Making engineering drawings look clean while still including all relevant design and manufacturing considerations can be a huge undertaking at times. Technical drawings should be something you are proud to hand to your manufacturing team or customer while serving the functional purpose of conveying all necessary specifications. There is also a fine balance between providing a high level of detail and displaying a clean, visually palatable layout that doesn’t leave the viewer cursing the heavens above.
Bearing this in mind, SOLIDWORKS provides an array of tools to align drawing entities and make your sheets look out of this world. This article looks to showcase these capabilities and walk through some specific alignment features, all while attempting to increase awareness of how you want to organize your drawing layout. The three main types of drawing components to spatially control covered here are views, annotations and title block notes.
In most cases, the drawing entities that occupy the most significant amount of space are the various views that show the model from multiple perspectives. The standard three-view drawing usually has one anchor/parent view from which the other two orthogonal/projected views are derived along with an isometric view. The parent view and two projected views are automatically aligned in SOLIDWORKS to be constrained to their connected direction, shown below when dragging the right projected view horizontally from the front parent view.
To break that alignment link, there is a simple right-click ripcord to pull once hovering over the projected view, as shown below, or when view is selected in the top dropdown menu under Tools > Align Drawing View. Once broken, the weightlessly free-floating projected view can be moved in any direction. There are five additional alignment options given; Align Horizontal by Origin, Align Vertical by Origin, Align Horizontal by Center, Align Vertical by Center, and Default Alignment (aka restore original alignment). If aligning a view horizontally or vertically, it will prompt you to select which view you are using as the reference to connect it with. These alignment capabilities are also available for Auxiliary, Section, and Removed Section Views.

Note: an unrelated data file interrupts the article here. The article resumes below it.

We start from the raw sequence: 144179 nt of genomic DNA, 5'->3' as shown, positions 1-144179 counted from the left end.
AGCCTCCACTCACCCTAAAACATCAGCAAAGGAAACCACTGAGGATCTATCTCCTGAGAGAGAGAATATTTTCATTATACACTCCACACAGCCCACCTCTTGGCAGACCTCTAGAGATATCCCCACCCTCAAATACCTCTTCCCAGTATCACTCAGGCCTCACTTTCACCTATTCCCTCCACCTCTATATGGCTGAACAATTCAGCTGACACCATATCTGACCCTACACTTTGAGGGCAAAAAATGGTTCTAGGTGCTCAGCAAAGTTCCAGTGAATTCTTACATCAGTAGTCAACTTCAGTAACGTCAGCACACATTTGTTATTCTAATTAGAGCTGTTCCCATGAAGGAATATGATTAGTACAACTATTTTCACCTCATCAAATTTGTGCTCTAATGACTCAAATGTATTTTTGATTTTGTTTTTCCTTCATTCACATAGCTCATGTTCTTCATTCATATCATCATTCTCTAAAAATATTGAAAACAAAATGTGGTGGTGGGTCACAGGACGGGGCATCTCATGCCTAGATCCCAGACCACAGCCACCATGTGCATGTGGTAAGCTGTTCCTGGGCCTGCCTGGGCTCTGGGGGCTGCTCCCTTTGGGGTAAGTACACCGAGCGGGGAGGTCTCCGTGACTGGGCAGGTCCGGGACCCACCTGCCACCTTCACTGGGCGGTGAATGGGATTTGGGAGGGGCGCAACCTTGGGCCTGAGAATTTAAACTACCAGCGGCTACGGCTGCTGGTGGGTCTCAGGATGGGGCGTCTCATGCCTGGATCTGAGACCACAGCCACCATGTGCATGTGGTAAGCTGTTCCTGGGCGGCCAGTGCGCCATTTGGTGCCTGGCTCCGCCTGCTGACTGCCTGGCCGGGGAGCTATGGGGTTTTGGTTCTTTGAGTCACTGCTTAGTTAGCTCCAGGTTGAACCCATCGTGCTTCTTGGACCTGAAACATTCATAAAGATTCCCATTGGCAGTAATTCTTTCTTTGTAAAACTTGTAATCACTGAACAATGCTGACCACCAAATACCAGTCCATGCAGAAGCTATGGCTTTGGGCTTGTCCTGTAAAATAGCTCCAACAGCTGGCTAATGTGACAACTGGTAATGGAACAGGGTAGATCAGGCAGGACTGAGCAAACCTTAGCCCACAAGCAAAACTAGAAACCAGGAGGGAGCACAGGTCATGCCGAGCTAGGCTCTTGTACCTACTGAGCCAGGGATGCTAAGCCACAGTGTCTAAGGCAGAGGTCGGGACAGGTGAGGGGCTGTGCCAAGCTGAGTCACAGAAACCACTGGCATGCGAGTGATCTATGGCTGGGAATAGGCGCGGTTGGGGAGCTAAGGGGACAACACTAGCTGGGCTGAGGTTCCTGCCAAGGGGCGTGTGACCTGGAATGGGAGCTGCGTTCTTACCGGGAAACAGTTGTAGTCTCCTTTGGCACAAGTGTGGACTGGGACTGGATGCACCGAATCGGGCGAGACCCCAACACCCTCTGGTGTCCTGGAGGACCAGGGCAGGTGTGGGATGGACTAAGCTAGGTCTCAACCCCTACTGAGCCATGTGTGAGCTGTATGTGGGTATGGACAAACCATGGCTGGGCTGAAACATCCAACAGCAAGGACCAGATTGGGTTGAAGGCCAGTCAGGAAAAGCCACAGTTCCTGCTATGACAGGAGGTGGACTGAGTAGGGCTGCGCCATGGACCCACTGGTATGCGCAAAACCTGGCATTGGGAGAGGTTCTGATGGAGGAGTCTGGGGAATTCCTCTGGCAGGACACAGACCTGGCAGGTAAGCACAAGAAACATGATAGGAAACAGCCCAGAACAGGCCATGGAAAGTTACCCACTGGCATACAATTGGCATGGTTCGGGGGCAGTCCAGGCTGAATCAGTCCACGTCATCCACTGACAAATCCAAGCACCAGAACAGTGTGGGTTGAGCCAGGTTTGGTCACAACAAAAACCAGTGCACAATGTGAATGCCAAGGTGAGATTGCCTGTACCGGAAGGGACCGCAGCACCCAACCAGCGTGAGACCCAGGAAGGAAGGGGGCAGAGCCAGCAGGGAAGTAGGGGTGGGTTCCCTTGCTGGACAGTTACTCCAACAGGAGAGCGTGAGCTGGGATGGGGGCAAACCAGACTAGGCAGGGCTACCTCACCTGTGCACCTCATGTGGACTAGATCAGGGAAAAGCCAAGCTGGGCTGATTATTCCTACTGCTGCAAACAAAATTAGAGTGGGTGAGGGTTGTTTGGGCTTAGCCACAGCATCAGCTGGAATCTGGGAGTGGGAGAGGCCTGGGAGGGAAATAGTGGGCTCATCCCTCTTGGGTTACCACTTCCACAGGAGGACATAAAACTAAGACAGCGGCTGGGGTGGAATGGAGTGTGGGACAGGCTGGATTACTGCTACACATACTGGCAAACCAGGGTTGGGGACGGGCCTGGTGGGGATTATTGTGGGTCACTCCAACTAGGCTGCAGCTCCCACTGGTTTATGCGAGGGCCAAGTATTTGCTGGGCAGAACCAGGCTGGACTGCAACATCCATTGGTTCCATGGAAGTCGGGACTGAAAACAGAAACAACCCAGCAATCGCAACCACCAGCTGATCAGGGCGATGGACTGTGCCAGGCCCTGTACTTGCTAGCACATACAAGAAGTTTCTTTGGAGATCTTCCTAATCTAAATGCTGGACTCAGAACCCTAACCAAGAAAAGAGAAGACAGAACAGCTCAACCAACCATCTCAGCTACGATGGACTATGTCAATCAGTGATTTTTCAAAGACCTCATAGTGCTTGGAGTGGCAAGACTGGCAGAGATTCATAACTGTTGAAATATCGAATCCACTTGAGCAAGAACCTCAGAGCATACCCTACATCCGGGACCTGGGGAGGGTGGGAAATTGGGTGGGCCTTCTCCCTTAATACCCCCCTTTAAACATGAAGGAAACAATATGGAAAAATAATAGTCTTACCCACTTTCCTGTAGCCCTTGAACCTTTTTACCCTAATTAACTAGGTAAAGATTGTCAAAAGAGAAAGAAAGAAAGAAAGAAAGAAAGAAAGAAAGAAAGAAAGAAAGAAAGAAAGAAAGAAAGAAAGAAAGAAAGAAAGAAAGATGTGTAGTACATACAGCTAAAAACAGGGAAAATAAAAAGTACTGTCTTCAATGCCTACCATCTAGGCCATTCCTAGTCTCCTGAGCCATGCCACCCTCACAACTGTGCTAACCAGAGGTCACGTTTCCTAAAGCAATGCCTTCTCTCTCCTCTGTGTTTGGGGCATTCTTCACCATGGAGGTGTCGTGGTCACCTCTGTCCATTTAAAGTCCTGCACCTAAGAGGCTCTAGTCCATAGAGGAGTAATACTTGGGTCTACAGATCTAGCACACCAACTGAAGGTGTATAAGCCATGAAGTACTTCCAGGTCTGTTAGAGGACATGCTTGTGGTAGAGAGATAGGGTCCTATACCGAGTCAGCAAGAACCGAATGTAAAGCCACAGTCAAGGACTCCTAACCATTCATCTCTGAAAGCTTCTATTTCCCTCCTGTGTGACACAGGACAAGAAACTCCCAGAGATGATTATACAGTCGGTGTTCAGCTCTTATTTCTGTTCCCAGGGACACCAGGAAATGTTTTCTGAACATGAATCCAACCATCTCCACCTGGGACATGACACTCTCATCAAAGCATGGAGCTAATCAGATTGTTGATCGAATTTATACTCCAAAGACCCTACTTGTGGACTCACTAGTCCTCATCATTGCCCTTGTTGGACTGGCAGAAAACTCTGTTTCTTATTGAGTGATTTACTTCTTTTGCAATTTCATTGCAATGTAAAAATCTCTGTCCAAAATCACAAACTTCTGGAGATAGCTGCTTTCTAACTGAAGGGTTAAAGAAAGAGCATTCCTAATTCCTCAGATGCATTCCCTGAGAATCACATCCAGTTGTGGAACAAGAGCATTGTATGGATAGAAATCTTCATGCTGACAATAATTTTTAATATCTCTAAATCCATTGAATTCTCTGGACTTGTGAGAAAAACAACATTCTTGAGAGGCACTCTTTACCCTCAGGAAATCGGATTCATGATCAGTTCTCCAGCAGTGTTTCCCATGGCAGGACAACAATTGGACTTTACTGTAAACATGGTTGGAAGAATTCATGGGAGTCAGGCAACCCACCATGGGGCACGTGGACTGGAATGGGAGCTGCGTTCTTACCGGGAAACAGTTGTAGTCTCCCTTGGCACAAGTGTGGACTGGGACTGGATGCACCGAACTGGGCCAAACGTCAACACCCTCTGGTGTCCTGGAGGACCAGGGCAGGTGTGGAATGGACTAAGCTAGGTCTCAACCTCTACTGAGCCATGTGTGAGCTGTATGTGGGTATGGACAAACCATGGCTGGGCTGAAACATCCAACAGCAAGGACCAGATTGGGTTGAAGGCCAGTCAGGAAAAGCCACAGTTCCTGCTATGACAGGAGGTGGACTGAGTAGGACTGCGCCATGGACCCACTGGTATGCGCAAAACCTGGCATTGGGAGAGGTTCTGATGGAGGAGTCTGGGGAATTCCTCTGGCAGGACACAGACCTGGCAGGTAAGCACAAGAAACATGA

If views are the planets in the solar system that is our drawing sheet, annotations are the stars that illuminate the void of model space with essential specs. There are a vast range of ways to line up these dimensions and notes in an organized arrangement that is clean and concise. Let’s walk through some key methods to enhance the constellations of annotations.
The Autodimension tool (Annotation Tab > Smart Dimension > Autodimension tab) automatically creates dimensions organized in either a Baseline, Chain, or Ordinate scheme (see example of each below) in both the horizontal and vertical direction for whatever origin is specified. The benefit to this method is that it quickly populates consistent spacing relations between dimensions and the associated witness/leader. There might be some final manual adjustments warranted depending on the number of dimensions and input settings.
Additionally, the Smart Dimension dropdown menu has more specialized dimensioning styles (see below) to assist in neatly orienting design callouts to look exactly how you want them.
If adding dimensions by hand or importing them from the original part or assembly file, there is always the ability to align dimensions to each other via inference lines. In the screenshot below, dragging the R2.0 dimension horizontal to the existing 15.0 dimension snaps directly to dashed yellow inference line that appears. It should be mentioned that the dimensions being aligned must be in the same drawing view.
Right clicking on an existing dimension brings up a few useful positioning and visual settings under Display Options, as shown below.